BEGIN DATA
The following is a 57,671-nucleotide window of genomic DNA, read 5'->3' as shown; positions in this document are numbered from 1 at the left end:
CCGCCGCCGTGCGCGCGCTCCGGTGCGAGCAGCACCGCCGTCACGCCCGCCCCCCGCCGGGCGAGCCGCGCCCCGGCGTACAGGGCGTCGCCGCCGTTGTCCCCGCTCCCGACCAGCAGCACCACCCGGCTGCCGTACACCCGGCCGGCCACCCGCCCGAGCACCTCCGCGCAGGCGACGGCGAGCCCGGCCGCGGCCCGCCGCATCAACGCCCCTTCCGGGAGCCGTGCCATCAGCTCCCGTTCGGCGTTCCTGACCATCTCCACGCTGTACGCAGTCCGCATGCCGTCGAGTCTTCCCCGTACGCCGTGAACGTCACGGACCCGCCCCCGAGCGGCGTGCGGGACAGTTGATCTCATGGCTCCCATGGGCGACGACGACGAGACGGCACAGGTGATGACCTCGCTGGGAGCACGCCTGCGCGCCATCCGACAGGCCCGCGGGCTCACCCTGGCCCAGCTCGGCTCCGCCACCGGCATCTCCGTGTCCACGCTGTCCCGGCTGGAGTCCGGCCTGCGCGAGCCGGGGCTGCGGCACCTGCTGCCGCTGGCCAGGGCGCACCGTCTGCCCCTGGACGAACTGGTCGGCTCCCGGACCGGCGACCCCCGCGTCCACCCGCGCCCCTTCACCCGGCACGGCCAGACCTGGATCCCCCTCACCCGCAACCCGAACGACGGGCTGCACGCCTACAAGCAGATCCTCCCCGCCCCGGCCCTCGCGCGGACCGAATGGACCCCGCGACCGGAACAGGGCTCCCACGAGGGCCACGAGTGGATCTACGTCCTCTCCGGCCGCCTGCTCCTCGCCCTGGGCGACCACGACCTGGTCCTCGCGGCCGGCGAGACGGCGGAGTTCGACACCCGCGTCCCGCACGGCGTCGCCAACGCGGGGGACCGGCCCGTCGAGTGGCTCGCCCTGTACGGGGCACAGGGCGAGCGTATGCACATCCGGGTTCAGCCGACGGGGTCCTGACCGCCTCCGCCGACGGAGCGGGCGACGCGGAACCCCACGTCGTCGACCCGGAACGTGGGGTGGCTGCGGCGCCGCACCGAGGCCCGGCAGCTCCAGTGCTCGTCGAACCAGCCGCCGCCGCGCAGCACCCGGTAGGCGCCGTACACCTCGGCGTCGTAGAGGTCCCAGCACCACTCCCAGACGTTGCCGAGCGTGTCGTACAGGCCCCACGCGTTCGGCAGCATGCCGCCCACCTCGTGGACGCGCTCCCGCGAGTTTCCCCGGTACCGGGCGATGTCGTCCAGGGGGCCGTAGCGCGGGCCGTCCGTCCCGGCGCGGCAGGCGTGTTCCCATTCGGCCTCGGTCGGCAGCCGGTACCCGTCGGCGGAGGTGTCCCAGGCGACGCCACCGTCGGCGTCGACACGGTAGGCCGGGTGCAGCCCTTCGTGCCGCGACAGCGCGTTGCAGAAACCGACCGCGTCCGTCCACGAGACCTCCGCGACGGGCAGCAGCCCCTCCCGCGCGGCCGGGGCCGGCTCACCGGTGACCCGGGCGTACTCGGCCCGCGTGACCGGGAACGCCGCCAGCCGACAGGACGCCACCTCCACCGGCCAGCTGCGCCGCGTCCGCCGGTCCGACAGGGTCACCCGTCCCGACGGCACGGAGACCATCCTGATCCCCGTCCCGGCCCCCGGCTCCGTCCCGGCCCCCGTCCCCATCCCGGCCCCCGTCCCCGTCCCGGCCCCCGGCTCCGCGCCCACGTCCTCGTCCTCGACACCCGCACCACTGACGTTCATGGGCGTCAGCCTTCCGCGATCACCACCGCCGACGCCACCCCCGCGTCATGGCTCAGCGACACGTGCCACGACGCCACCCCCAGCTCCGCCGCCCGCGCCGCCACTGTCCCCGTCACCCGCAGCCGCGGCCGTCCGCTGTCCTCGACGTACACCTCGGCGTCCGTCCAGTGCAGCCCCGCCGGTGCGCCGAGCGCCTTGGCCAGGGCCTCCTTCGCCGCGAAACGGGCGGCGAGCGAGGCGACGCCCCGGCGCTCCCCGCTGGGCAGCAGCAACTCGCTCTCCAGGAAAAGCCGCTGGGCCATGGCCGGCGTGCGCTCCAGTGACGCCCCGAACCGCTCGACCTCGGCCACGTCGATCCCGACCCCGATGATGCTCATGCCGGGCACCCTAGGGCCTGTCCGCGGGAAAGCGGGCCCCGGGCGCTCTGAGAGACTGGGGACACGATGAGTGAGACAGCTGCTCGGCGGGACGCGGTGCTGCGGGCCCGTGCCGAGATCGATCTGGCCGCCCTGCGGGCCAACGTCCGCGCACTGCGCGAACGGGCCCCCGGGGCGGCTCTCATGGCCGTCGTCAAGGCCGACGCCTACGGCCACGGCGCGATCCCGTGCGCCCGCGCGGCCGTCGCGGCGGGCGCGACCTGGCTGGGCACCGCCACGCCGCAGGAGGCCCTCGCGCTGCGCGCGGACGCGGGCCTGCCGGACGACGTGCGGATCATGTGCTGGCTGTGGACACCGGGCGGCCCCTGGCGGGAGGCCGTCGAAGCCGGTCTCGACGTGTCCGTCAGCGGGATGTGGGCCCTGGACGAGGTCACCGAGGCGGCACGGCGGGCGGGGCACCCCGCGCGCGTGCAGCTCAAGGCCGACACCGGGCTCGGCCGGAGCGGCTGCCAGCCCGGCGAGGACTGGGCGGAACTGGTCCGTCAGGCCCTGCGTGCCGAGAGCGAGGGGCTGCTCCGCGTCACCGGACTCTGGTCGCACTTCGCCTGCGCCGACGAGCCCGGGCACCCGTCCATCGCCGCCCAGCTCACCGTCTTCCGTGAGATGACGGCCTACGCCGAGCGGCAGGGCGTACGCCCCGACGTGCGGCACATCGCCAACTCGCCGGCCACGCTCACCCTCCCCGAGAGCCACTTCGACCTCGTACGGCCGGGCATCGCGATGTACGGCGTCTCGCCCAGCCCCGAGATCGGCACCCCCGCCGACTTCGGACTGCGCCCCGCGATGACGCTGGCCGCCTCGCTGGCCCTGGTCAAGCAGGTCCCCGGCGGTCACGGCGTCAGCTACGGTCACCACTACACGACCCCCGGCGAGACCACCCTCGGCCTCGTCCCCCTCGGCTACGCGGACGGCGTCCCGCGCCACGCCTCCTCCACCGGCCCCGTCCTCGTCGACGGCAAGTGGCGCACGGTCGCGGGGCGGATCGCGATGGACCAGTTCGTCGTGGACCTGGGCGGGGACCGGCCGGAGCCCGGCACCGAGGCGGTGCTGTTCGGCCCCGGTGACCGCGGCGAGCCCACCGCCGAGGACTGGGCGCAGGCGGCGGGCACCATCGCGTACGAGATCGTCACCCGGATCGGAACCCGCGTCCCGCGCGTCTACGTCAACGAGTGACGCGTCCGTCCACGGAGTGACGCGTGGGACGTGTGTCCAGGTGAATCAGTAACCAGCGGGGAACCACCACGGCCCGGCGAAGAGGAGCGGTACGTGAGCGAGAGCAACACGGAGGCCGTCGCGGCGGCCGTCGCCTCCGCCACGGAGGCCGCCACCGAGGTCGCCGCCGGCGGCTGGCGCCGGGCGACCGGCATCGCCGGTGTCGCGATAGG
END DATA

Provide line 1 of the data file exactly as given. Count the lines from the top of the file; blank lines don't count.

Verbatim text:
The following is a 57,671-nucleotide window of genomic DNA, read 5'->3' as shown; positions in this document are numbered from 1 at the left end: